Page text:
Lagos state governor, Babajide Sanwo-Olu on Friday sounded a note of warning to officials of the Lagos State Traffic Management Authority (LASTMA) on the need to eschew all forms of corrupt practice in their duties.
Sanwo-Olu during his visit to the LASTMA office in Oshodi said he would not condone corruption or bribe-taking by any official, charging them to be respectful when arresting any offender.
“Lagosians expect a corrupt-free LASTMA that will not be collecting bribes; therefore, you should be respectful and courteous even when you are going to arrest an offender.
“Lagosians want LASTMA that is decent and neat; we don’t want laziness and lateness to work. Be my advocates,” the governor said.
Going forward, the governor promised to provide conducive working environment for the staff, such as improvement of their allowances, repair of damaged vehicles and motorbikes, provision of raincoats, and other tools.
He also added that he would have a meeting with security operatives to establish a law enforcement commission that would regulate operation of commercial motorcycles, tricycles and indiscriminate parking of imported vehicles by the roadside.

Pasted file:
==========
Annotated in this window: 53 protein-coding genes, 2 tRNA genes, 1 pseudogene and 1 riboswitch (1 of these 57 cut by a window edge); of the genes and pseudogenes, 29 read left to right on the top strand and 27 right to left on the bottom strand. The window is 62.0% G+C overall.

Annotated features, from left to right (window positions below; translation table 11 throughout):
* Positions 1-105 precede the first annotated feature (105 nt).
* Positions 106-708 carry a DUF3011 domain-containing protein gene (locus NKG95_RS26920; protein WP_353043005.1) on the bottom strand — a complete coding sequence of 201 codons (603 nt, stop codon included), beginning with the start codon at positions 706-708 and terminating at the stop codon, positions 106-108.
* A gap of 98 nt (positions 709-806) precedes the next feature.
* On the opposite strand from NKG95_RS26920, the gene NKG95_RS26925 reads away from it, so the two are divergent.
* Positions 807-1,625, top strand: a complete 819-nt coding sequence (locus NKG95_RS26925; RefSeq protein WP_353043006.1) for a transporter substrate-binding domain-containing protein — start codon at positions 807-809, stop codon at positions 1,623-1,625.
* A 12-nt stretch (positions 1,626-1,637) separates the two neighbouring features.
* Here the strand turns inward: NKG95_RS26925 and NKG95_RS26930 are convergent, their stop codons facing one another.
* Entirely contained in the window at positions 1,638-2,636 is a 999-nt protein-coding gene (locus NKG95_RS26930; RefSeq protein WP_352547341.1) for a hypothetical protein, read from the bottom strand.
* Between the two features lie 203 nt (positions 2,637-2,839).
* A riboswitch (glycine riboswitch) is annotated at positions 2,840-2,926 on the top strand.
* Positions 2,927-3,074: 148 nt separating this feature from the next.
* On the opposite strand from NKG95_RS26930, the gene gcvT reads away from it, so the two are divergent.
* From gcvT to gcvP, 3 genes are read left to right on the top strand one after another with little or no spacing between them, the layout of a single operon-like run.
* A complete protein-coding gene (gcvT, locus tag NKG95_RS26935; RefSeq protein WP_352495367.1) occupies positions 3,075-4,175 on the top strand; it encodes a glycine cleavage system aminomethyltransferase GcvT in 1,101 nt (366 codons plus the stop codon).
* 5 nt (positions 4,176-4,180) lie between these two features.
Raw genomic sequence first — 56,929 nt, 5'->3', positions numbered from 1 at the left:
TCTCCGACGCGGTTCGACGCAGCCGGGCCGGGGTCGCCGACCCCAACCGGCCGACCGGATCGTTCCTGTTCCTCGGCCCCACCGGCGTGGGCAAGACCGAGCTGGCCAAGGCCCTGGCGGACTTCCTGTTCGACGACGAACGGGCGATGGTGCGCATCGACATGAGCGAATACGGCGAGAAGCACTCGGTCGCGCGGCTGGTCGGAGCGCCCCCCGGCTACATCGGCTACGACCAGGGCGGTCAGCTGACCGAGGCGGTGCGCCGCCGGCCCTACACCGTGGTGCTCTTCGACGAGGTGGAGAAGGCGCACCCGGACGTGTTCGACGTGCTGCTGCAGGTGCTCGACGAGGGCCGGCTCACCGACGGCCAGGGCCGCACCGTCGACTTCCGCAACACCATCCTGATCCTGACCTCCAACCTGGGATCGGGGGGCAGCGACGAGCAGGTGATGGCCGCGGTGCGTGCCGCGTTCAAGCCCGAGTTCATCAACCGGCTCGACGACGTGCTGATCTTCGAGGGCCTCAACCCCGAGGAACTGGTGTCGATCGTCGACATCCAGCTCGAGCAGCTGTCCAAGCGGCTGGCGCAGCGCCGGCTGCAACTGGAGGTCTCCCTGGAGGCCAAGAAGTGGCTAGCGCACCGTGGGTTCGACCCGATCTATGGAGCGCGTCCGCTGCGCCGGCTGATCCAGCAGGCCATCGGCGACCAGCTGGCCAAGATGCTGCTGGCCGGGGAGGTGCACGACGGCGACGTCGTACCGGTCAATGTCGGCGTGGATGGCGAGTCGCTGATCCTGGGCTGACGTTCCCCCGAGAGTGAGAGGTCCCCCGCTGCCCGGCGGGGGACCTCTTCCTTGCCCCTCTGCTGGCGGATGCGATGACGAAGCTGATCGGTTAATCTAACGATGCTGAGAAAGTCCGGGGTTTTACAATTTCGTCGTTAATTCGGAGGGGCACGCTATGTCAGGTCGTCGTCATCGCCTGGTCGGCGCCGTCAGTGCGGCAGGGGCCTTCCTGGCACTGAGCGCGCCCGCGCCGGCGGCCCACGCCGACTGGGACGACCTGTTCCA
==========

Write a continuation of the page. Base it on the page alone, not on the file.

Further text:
“There are rules that guide the operation of commercial motorcycles; Lagos law already states that no Okada should operate on some roads, although, we would meet with the security operatives on what we should do.
“We are not going to condone people obstructing our roads. I am now taking it as warning to all those parking their vehicles on the road, such as importers of Tokunbo vehicles, to comply by removing them from the road.
“We will come one day and take all the vehicles off the road; people should provide space for their businesses,” he warned.
The governor also warned government officials, their family members and friends against violating traffic rules.
“I will tell my cabinet members that if you are caught or apprehended violating my traffic rules, you will pay,” he said.
Meanwhile, some of the staff of LASTMA, had earlier complained to the governor about the challenges facing them. They appealed to the governor to provide adequate security for them, especially as their working hours had been extended to 11p.m.
They requested for improvement in their welfare package, rehabilitation of roads, training, and enforcement of existing regulations, to aid their operations.
The staff members also complained about constant harassment from motorists, and pedestrians crossing the highway under pedestrian bridges.
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